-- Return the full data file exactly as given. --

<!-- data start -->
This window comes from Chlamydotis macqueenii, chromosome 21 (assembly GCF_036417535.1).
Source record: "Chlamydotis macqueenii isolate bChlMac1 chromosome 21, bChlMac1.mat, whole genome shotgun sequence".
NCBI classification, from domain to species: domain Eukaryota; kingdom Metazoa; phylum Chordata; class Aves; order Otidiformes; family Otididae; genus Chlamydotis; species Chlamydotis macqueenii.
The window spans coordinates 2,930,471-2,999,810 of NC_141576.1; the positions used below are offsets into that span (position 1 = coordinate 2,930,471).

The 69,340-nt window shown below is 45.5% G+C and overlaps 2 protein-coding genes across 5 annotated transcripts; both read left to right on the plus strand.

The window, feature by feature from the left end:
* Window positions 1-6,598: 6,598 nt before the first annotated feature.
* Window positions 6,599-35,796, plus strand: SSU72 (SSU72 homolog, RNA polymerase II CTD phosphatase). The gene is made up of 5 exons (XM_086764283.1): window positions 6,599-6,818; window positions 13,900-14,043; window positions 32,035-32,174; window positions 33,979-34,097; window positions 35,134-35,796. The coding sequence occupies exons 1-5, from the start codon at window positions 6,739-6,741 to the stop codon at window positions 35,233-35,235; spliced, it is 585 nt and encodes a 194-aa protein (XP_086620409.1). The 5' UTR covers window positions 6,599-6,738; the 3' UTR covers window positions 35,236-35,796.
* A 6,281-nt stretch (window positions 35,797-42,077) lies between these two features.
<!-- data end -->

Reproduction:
This window comes from Chlamydotis macqueenii, chromosome 21 (assembly GCF_036417535.1).
Source record: "Chlamydotis macqueenii isolate bChlMac1 chromosome 21, bChlMac1.mat, whole genome shotgun sequence".
NCBI classification, from domain to species: domain Eukaryota; kingdom Metazoa; phylum Chordata; class Aves; order Otidiformes; family Otididae; genus Chlamydotis; species Chlamydotis macqueenii.
The window spans coordinates 2,930,471-2,999,810 of NC_141576.1; the positions used below are offsets into that span (position 1 = coordinate 2,930,471).

The 69,340-nt window shown below is 45.5% G+C and overlaps 2 protein-coding genes across 5 annotated transcripts; both read left to right on the plus strand.

The window, feature by feature from the left end:
* Window positions 1-6,598: 6,598 nt before the first annotated feature.
* Window positions 6,599-35,796, plus strand: SSU72 (SSU72 homolog, RNA polymerase II CTD phosphatase). The gene is made up of 5 exons (XM_086764283.1): window positions 6,599-6,818; window positions 13,900-14,043; window positions 32,035-32,174; window positions 33,979-34,097; window positions 35,134-35,796. The coding sequence occupies exons 1-5, from the start codon at window positions 6,739-6,741 to the stop codon at window positions 35,233-35,235; spliced, it is 585 nt and encodes a 194-aa protein (XP_086620409.1). The 5' UTR covers window positions 6,599-6,738; the 3' UTR covers window positions 35,236-35,796.
* A 6,281-nt stretch (window positions 35,797-42,077) lies between these two features.